Polynomials interpretation Matrix interpretations?
Other Formats
AProVE takes in some interesting formats. See the webiste for more.
Integer transition systems. KoAT LoAT are two solvers.
String rewriting
String rewriting systems like fgh > pqr
are equivalent to mono argument term rewriting system of the form f(g(h(X))) > p(q(r(X)))
. Kind of the string rewriting could be written as YfghX > YpqrX
. The term rewriting system syntax suppresses the context Y
. Symmettrically we could model as h(g(f(Y))) > r(q(p(Y)))
. Interesting to muse on context sometimes.
%%file /tmp/string.srs
(RULES
a b a a > c b a b a ,
a c b > a a b c b a
)
Writing /tmp/string.srs
! java ea jar ~/Documents/solvers/aprove.jar m wst /tmp/string.srs p plain
YES
proof of /tmp/string.srs
# AProVE Commit ID: 8b4ec3a549e709bdb38c8a065b8ff21f2ca0de28 janchristoph 20240203 unpublished dirty
Termination w.r.t. Q of the given QTRS could be proven:
(0) QTRS
(1) RFCMatchBoundsTRSProof [EQUIVALENT, 0 ms]
(2) YES

(0)
Obligation:
Q restricted rewrite system:
The TRS R consists of the following rules:
a(b(a(a(x)))) > c(b(a(b(a(x)))))
a(c(b(x))) > a(a(b(c(b(a(x))))))
Q is empty.

(1) RFCMatchBoundsTRSProof (EQUIVALENT)
Termination of the TRS R could be shown with a Match Bound [MATCHBOUNDS1,MATCHBOUNDS2] of 2. This implies Qtermination of R.
The following rules were used to construct the certificate:
a(b(a(a(x)))) > c(b(a(b(a(x)))))
a(c(b(x))) > a(a(b(c(b(a(x))))))
The certificate found is represented by the following graph.
The certificate consists of the following enumerated nodes:
1, 4, 14, 15, 16, 17, 18, 19, 20, 21, 22, 27, 28, 29, 30, 36, 37, 38, 39, 40, 41, 42, 43, 44
Node 1 is start node and node 4 is final node.
Those nodes are connected through the following edges:
* 1 to 14 labelled c_1(0)* 1 to 18 labelled a_1(0)* 4 to 4 labelled #_1(0)* 14 to 15 labelled b_1(0)* 15 to 16 labelled a_1(0)* 15 to 27 labelled c_1(1)* 16 to 17 labelled b_1(0)* 17 to 4 labelled a_1(0)* 17 to 27 labelled c_1(1)* 17 to 36 labelled a_1(1)* 18 to 19 labelled a_1(0)* 19 to 20 labelled b_1(0)* 20 to 21 labelled c_1(0)* 21 to 22 labelled b_1(0)* 22 to 4 labelled a_1(0)* 22 to 27 labelled c_1(1)* 22 to 36 labelled a_1(1)* 27 to 28 labelled b_1(1)* 28 to 29 labelled a_1(1)* 28 to 27 labelled c_1(1)* 28 to 41 labelled c_1(2)* 29 to 30 labelled b_1(1)* 30 to 4 labelled a_1(1)* 30 to 27 labelled c_1(1)* 30 to 36 labelled a_1(1)* 30 to 37 labelled a_1(1)* 36 to 37 labelled a_1(1)* 37 to 38 labelled b_1(1)* 38 to 39 labelled c_1(1)* 39 to 40 labelled b_1(1)* 40 to 4 labelled a_1(1)* 40 to 27 labelled c_1(1)* 40 to 36 labelled a_1(1)* 41 to 42 labelled b_1(2)* 42 to 43 labelled a_1(2)* 43 to 44 labelled b_1(2)* 44 to 37 labelled a_1(2)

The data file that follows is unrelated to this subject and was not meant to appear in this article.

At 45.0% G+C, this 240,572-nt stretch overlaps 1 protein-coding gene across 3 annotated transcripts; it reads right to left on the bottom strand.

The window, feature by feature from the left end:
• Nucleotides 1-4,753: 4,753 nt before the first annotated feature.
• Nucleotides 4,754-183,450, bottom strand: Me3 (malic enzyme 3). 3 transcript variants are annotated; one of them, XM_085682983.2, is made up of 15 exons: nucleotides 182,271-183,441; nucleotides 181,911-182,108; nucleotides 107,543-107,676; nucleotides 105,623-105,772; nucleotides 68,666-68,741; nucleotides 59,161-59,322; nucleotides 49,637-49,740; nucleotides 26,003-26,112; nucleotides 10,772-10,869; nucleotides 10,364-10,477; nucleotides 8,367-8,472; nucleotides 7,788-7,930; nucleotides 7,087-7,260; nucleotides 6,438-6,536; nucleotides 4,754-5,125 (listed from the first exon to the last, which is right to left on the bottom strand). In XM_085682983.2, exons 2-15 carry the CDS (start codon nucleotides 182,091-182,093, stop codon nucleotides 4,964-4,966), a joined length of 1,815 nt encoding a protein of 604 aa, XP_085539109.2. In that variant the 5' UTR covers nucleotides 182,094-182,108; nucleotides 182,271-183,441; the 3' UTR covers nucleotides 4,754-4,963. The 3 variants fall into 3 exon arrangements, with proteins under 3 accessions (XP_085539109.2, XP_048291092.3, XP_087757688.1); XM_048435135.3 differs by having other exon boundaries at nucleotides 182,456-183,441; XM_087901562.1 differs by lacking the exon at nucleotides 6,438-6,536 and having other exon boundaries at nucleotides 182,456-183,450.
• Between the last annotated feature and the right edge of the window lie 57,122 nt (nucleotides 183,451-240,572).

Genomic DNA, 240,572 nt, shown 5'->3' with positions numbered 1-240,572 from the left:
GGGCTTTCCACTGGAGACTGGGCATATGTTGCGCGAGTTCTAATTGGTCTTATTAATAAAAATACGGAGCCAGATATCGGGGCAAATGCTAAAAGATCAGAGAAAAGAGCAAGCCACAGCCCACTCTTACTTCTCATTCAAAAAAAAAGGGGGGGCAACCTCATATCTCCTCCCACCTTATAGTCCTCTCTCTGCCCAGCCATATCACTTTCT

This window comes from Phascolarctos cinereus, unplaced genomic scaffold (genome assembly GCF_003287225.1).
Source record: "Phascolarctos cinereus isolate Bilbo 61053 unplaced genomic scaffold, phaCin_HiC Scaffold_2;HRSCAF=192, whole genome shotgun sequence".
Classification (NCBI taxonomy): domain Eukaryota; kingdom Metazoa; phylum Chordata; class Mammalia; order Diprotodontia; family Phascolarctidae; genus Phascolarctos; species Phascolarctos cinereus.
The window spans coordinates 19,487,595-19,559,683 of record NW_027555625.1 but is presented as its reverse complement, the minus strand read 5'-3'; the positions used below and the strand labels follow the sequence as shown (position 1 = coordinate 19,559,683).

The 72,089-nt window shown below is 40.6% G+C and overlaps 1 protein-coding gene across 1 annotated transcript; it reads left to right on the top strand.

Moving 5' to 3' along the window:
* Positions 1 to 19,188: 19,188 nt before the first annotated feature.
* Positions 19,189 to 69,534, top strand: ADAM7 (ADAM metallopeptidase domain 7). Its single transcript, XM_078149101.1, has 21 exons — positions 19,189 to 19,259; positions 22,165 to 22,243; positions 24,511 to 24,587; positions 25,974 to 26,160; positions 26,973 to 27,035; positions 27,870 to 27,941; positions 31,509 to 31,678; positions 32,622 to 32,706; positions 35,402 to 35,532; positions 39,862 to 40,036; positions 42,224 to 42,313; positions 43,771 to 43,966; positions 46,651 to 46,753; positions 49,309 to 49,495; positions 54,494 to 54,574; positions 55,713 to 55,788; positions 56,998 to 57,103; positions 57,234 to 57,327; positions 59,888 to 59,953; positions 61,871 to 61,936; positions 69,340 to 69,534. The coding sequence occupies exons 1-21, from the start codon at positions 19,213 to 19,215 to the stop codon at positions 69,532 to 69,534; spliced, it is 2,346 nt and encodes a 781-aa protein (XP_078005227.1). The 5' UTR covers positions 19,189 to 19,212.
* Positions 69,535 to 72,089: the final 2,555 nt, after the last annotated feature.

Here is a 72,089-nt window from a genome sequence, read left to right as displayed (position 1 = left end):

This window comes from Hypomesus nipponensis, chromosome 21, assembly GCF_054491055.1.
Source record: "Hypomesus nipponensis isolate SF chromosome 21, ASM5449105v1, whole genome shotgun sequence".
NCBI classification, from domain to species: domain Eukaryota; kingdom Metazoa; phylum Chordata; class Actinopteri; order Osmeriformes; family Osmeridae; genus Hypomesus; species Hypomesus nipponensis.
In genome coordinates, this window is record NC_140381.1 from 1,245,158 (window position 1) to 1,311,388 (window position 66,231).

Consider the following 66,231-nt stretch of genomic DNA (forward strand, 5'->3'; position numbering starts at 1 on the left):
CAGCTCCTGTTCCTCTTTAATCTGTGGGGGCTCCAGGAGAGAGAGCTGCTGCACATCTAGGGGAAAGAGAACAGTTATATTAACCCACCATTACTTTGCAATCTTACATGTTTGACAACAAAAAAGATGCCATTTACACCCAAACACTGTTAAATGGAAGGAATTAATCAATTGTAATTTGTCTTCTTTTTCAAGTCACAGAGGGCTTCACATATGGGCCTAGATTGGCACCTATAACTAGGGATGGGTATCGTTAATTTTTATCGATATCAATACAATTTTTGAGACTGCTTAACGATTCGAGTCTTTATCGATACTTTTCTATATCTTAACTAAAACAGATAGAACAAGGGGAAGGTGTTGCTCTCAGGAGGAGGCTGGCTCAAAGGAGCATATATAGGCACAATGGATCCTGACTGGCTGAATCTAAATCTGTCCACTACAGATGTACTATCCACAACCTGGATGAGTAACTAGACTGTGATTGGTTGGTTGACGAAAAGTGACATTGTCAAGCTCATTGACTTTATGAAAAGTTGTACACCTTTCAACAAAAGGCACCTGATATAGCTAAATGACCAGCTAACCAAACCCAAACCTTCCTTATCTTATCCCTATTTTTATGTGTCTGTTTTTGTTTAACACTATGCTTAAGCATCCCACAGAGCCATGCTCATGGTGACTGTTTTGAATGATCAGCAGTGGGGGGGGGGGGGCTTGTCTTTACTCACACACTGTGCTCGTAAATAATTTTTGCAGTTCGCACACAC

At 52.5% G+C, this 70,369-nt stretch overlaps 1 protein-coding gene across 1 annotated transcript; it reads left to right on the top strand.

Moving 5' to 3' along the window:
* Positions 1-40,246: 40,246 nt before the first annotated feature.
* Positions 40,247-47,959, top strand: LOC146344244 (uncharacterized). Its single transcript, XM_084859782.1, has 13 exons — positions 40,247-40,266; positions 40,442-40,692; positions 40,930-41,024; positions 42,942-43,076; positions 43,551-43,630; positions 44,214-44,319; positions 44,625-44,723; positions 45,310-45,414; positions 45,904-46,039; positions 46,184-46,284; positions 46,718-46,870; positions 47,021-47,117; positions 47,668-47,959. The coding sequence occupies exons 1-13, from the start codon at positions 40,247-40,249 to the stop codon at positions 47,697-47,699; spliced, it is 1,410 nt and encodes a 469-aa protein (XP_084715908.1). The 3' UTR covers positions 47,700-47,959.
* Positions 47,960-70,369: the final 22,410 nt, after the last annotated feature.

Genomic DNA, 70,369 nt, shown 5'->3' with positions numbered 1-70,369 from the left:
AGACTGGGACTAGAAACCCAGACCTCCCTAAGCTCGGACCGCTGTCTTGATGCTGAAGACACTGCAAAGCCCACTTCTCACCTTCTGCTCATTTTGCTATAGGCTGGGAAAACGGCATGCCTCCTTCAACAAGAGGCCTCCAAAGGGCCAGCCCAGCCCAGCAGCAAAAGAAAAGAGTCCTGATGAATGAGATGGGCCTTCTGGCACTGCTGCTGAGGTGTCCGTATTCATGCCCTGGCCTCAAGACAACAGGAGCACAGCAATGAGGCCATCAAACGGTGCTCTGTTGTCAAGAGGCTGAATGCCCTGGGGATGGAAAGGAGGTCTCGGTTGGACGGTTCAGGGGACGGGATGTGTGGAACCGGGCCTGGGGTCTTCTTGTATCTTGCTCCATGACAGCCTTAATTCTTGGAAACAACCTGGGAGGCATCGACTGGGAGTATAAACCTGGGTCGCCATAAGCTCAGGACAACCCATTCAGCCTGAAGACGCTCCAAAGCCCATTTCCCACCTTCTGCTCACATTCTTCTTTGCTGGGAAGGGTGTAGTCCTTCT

(2)
YES
C/Java
https://aprove.informatik.rwthaachen.de/interface/vAProVE2023/c I haven’t really gotten this one to work yet. It goes via LLVM, so aprove also support llvm. Relatedly aprove also supports java bytecode https://aprove.informatik.rwthaachen.de/interface/vAProVE2023/java_cpx including a complexity mode
%%file /tmp/fact.c
int nondetint();
int fact(int n) {
if (n == 0) return 1;
return n + fact(n1);
}
int main(int n){
return fact(nondetint());
}
Overwriting /tmp/fact.c
! java ea jar ~/Documents/solvers/aprove.jar m wst /tmp/fact.c p plain
/tmp/fact.c:6:5: warning: only one parameter on 'main' declaration [Wmain]
int main(int n){
^
1 warning generated.
line 7:31 mismatched input 'noundef' expecting CLOSEP
line 7:41 mismatched input ')' expecting ASSIGN
line 8:7 mismatched input 'alloca' expecting TYPE
line 9:7 mismatched input 'alloca' expecting TYPE
line 10:14 mismatched input ',' expecting ASSIGN
line 10:23 mismatched input ',' expecting ASSIGN
line 11:7 mismatched input 'load' expecting TYPE
line 11:24 mismatched input ',' expecting ASSIGN
line 12:7 mismatched input 'icmp' expecting TYPE
line 12:21 mismatched input ',' expecting ASSIGN
line 13:10 mismatched input ',' expecting ASSIGN
line 13:20 mismatched input ',' expecting ASSIGN
line 15:0 mismatched input '6' expecting ASSIGN
line 16:22 mismatched input ',' expecting ASSIGN
line 19:0 mismatched input '7' expecting ASSIGN
line 20:7 mismatched input 'load' expecting TYPE
line 20:24 mismatched input ',' expecting ASSIGN
line 21:7 mismatched input 'load' expecting TYPE
line 21:24 mismatched input ',' expecting ASSIGN
line 22:8 mismatched input 'sub' expecting TYPE
line 22:22 mismatched input ',' expecting ASSIGN
line 23:8 mismatched input 'call' expecting TYPE
Aborted 1710187946Exec. 2, CToLLVM with some error. Reason: java.lang.AssertionError: Did not find any first block!.
aprove.InputModules.Programs.llvm.parseStructures.LLVMParseFunctionDefinition.convertToFnDefinition(LLVMParseFunctionDefinition.java:37)
aprove.InputModules.Programs.llvm.parseStructures.LLVMParseModule.createBasicStructure(LLVMParseModule.java:114)
aprove.InputModules.Programs.llvm.Translator.translate(Translator.java:136)
aprove.InputModules.Programs.llvm.Translator.translate(Translator.java:115)
aprove.Framework.Input.Translator$TranslatorSkeleton.translate(Translator.java:91)